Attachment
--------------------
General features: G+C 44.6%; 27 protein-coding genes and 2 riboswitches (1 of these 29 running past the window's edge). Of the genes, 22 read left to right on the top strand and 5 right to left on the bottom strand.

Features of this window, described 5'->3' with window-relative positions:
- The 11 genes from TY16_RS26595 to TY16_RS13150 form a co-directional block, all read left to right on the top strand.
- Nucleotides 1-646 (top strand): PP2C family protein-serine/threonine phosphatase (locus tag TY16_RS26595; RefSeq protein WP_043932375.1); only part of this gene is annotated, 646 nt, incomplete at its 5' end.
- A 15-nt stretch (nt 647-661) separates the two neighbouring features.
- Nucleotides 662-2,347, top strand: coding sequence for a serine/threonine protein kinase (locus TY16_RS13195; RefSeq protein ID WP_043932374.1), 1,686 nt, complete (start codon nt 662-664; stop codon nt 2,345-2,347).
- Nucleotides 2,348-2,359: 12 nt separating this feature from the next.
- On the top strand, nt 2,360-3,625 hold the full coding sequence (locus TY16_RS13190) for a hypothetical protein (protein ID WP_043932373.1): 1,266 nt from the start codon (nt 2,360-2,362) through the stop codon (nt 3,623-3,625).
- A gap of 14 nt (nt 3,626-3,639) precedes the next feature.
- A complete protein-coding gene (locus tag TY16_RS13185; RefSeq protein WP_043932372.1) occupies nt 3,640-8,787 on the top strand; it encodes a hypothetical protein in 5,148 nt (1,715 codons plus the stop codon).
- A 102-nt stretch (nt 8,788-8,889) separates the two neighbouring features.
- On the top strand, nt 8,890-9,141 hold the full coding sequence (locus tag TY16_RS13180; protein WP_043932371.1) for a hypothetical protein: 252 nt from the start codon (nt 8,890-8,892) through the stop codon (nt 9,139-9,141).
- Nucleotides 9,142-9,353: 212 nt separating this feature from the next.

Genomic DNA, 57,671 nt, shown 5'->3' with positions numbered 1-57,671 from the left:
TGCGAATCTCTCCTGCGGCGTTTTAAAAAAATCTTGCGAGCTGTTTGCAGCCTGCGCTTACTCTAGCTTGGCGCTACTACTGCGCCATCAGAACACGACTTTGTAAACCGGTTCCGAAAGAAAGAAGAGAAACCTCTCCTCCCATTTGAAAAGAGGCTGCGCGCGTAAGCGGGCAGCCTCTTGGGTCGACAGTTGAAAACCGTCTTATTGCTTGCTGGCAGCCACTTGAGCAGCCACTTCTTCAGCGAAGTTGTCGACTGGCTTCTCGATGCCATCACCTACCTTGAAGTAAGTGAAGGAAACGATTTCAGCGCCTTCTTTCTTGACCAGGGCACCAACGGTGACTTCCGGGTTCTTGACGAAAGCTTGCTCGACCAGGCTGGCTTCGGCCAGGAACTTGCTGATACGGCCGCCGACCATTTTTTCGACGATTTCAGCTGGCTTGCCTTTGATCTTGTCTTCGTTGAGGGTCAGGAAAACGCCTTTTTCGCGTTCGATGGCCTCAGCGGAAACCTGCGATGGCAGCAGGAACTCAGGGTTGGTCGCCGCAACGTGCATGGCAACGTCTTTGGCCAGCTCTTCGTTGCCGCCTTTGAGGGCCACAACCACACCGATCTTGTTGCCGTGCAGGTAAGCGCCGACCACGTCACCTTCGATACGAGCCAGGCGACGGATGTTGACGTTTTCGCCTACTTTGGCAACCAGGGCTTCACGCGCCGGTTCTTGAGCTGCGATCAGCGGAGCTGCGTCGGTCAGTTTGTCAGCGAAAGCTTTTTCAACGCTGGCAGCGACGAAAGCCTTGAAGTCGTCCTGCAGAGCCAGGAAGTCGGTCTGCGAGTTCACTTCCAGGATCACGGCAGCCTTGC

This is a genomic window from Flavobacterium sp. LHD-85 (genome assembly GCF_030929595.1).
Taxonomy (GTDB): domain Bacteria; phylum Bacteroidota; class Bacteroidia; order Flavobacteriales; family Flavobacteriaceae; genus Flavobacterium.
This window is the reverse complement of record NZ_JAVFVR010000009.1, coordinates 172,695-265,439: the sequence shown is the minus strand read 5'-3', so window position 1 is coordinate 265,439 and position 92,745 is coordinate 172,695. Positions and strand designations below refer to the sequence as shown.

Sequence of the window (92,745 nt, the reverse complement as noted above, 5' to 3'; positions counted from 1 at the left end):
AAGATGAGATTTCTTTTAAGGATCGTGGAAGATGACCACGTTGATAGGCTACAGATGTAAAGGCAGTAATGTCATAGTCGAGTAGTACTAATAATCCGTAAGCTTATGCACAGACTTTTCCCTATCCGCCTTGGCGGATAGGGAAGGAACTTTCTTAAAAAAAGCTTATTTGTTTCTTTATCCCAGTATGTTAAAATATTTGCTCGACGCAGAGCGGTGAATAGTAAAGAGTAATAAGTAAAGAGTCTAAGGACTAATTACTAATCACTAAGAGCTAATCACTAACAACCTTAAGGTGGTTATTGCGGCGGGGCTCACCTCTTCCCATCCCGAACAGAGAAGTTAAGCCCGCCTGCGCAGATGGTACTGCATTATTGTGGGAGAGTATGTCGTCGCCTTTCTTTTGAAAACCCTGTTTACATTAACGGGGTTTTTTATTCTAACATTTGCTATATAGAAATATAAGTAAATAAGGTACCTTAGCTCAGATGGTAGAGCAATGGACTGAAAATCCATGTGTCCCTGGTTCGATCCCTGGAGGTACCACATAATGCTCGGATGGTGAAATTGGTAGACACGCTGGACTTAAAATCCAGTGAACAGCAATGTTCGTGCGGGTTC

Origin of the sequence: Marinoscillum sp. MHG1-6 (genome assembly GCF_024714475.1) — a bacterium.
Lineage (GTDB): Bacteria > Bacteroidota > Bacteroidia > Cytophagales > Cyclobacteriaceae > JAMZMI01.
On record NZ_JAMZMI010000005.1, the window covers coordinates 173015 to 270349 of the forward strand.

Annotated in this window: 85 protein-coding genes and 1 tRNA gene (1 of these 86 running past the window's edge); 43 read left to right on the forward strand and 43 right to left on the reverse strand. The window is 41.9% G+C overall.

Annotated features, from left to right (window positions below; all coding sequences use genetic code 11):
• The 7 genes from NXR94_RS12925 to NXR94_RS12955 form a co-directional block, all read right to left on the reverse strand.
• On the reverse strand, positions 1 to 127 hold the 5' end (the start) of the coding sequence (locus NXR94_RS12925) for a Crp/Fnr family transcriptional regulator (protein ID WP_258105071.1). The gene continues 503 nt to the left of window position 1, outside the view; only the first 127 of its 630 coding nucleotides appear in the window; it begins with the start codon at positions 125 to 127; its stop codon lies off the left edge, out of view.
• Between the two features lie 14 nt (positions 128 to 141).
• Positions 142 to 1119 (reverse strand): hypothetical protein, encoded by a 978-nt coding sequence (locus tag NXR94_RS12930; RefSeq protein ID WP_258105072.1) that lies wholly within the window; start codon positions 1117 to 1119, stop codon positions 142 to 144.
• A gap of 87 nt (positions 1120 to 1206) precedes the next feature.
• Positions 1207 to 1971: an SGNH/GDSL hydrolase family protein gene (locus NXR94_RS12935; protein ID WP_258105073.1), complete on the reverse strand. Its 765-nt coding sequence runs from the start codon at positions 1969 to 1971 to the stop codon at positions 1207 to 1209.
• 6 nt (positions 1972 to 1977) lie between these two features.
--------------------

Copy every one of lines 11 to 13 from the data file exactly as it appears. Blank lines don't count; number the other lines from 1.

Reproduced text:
- A 102-nt stretch (nt 8,788-8,889) separates the two neighbouring features.
- On the top strand, nt 8,890-9,141 hold the full coding sequence (locus tag TY16_RS13180; protein WP_043932371.1) for a hypothetical protein: 252 nt from the start codon (nt 8,890-8,892) through the stop codon (nt 9,139-9,141).
- Nucleotides 9,142-9,353: 212 nt separating this feature from the next.